Having spent a couple of weeks working in an office for a magazine, I’m relishing the chance to gorge myself on research for my own projects. I hope I’ll never take for granted the incredible freedom that being a freelance creature has given me. And I also quietly pray that I never have to give it up.

I’m now busy trying to focus my curiosity and gather together ideas from a selection of fresh sources. In the months since This Gaming Life was released I’ve spent plenty of time developing some of the more interesting ideas that the book touched on: the significance of boredom, the value and values of escapism, generative systems in videogames, gamers in videogames, videogames as a new science fiction frontier, biography, philosophy and the future. All that means lots of dredging for data, spotting connections, and figuring out what needs to be said next.

A writer is a machine for turning tea into descriptions. And this writer’s head needs other materials to combine with the caffeine. I suppose some folks are more spontaneous and original, but I need to remix and recombine foreign elements to produce anything useful. So, as a set of notes and explanations, here’s a cross section of my current research materials. I’m thinking of the following as a kind of map of where my projects are in idea-space, which is actually what this blog has largely been about, over the years.

[Everything mentioned here is set to a soundtrack composed of Lustmord, Brian Eno, Tim Hecker, Belong, and, for a touch of energy, Lightning Bolt.]

Headthinks at the end of last year were dominated by reading and re-reading three books. The first two of these were Collapse and The World Without Us, which make up a kind of End Of The World documentary duo. They are both imaginative and well-researched, and constitute a strange kind of anxiety (the calmly compiled list of how we are fucked, in Collapse) and a release of tension (the realisation that human beings aren’t the only life on Earth, and that the writhing blue green would actually be a lovely place without us, in The World Without Us.) They’ve ended up defining a lot of what I want to do in the next few years, which is about redescribing progress, and trying inject some optimism into the world around me.

The other book was Musicophilia by Oliver Sacks. Celebrity literary neurologist Oliver Sacks is consistently incredible, but this book hit me much harder than his others. There was something deeply inspiring about the fundamental nature of music in the brain, which made the stories of music and brain malfunctioning even more horrifying. I found myself putting the book down from time to time, too moved and disturbed by horrible possible fates of music-haywire brains to continue. What Musicophilia reminded me, however, was how much interest I used to have in the brain, and consciousness.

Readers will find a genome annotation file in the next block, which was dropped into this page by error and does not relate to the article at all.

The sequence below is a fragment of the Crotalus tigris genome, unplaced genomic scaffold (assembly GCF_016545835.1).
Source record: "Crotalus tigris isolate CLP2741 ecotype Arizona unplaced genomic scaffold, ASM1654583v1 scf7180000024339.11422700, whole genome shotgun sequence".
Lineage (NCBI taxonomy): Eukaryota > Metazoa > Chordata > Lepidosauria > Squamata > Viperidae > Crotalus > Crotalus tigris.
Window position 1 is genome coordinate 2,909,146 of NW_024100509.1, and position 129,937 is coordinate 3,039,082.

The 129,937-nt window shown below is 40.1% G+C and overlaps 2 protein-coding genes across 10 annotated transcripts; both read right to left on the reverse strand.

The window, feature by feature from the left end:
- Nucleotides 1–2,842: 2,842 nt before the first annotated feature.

Subsequently I’ve been leafing through a bunch of older brain books, and have picked up this more recent work on the plasticity of the brain, Norman Doidge’s The Brain That Changes Itself. I’m only part way through it, but the notion of senses filling in for each other, and the brain adapting, or being adapted, to deal with tasks aside from those expected of it, is fascinating. And optimistic. Brains can do more than we believed. That aside, I’ve long been interested in the idea of what games might end up doing to rewire the human brain, particularly as we adapt to use various unusual interfaces, and I hope this book will lead me in the direction of more such research.

Thinking back, this reminds me how I became a consciousness studies junkie at university. I was so entrenched in the stuff that I ended up writing a squalid and stupid dissertation on consciousness, even though we’d not had any philosophy of mind or related materials featured in the three year course. Perhaps if I’d paid attention to what we’d actually been studying, I might have got more out of it. But anyway, the one person who did inspire me at that time is also on my current research reading list. He’s a professor called Ray Monk, and I’ve been reading a bit of his work – aside from the books he’s written – specifically a paper entitled “Biography as an Exemplar of Philosophical Understanding”.

Monk’s thought is, I think, an example of an anti-philosophy of the kind that Wittgenstein wrote about, and that interests me enormously. Monk says that biography is a model of “the kind of understanding that consists in seeing connections,” as opposed to theoretical understanding, which consists in explaining something via a fundamental theory, and the attended methods, frameworks, and jargon. I spend quite a lot of time reading various philosophy and critical theory blogs, and I’m often astounded by the impracticality and complexity of the writing produced for them. Finding philosophy that exhibits genuine clarity can be a difficult task in itself, but it’s often necessary for me to get a new and useful perspective of the things I want to write about.